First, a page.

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Compare The Ways In Which Williams And Plath Explore Violence In A Streetcar Named Desire And The Bell Jar Essay

596 words - 3 pages

Thesis: Violence is a key theme that dominates much of the action throughout both novels. Violence is used as a tool for men to control women.

Violence dominates a large portion of the action in both A streetcar named Desire and The bell jar. It is explored in many different forms such as physically, mentally and emotionally. In A Streetcar Named Desire, we see violence plague many of the relationships, particularly between Stanley and Stella. Their relationship is one heavily affected by physical violence but maintained by submissiveness and sexual desire displayed by Stella which promotes the continuing of this toxic relationship. During the time when the Bell Jar was written, it's considered natural for men to have sexual desires and to indulge these desires outside marriage, women are expected to remain chaste until they marry, and when they do marry, sex is all about having children as it has nothing to do with romance or intimacy. The darker side of this sexual double standard is that sex is often associated with violence in the novel in ways that blur the line between consensual sex and rape: the sexual act is portrayed as another way for men to assert their dominance over women. In the Bell jar, Ester’s near-close call with sexual assault highlights the extent that violence is present in society.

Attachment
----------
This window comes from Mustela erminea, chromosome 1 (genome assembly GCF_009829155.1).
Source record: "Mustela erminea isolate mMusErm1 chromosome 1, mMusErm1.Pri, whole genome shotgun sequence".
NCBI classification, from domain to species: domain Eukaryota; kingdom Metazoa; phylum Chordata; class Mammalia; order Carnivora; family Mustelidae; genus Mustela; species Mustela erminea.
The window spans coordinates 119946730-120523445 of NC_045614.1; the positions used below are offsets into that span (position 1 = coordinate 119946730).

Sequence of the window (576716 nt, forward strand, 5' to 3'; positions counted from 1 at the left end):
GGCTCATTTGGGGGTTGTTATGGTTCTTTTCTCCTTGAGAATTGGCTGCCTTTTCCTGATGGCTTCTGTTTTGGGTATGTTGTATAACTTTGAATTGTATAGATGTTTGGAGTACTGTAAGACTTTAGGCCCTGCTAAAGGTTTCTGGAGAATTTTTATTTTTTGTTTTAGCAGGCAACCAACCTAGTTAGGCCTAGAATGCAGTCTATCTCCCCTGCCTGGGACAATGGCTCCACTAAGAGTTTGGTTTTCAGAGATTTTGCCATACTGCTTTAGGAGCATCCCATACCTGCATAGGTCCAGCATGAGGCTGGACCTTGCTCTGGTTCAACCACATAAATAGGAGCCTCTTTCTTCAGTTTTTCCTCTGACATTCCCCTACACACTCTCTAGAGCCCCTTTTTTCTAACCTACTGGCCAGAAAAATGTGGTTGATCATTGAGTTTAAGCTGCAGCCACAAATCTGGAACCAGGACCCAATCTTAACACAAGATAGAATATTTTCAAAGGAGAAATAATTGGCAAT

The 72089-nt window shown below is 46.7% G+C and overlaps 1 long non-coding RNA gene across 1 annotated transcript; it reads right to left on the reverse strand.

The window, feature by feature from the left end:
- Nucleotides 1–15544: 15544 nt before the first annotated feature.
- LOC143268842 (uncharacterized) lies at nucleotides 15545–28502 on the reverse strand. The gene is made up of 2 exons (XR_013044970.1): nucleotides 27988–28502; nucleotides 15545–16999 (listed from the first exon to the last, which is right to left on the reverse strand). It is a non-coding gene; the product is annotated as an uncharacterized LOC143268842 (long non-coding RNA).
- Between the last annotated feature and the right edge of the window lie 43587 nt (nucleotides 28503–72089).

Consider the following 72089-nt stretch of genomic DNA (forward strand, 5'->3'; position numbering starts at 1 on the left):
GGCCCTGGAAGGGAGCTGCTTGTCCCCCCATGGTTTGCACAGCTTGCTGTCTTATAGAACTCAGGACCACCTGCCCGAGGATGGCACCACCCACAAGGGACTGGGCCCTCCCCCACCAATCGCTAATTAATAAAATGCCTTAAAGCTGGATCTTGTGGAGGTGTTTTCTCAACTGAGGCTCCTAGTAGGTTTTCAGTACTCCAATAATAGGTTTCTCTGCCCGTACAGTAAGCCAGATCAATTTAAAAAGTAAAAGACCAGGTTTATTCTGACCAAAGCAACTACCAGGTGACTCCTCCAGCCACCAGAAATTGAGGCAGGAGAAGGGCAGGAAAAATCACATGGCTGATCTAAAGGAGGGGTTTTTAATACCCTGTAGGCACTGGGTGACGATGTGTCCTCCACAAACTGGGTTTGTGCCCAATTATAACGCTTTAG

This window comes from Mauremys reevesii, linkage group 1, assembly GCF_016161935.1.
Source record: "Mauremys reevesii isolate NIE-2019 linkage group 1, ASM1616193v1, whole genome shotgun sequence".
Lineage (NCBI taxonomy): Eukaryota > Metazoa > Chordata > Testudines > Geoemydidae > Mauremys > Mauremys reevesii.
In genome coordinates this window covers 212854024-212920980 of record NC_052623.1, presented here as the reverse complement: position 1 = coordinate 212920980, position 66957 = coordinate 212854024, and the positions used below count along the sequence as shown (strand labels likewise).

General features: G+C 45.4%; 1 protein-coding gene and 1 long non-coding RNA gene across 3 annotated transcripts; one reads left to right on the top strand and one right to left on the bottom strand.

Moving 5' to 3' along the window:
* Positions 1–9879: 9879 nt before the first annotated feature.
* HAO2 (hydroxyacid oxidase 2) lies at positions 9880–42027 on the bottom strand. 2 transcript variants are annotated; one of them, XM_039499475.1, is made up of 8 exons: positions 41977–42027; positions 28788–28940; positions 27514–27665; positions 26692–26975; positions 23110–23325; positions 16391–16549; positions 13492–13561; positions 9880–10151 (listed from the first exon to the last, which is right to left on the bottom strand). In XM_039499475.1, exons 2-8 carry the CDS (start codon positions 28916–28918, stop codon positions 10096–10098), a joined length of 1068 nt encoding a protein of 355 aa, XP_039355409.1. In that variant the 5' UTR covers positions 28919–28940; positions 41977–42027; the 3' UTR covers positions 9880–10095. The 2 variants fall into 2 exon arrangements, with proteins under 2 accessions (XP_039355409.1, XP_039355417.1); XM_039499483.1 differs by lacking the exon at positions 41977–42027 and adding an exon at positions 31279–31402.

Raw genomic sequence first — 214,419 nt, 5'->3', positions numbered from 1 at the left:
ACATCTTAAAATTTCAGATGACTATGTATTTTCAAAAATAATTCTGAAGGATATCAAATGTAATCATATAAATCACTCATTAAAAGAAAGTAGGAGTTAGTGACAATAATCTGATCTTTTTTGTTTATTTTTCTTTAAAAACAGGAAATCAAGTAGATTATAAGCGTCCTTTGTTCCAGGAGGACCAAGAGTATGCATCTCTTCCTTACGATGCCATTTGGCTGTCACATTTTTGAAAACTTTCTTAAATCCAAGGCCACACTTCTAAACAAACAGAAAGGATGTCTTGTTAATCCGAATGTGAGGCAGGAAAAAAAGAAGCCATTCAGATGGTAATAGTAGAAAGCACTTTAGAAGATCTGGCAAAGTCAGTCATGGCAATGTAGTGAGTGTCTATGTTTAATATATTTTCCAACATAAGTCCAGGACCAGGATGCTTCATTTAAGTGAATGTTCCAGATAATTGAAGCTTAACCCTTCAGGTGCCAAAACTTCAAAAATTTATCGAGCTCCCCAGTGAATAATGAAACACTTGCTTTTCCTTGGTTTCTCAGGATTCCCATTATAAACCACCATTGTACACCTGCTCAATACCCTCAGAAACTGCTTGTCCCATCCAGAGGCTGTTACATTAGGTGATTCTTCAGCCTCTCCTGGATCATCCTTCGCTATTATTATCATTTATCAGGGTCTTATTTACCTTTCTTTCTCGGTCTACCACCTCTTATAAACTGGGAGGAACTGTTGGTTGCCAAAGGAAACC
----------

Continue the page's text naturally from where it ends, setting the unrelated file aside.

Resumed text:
Violence is explored in many different forms throughtout both novels. Masculinity plays a big role in A streetcar named Desire through the character of Stanley through his use of aggression, brute and animalistic force. His strength is emphasised frequently throughout the novel and he asserts his dominance through raising his voice and using violence. Williams characterises Stanley as forceful in every aspect of life: strength, personality and even by the way he dresses. He wears...

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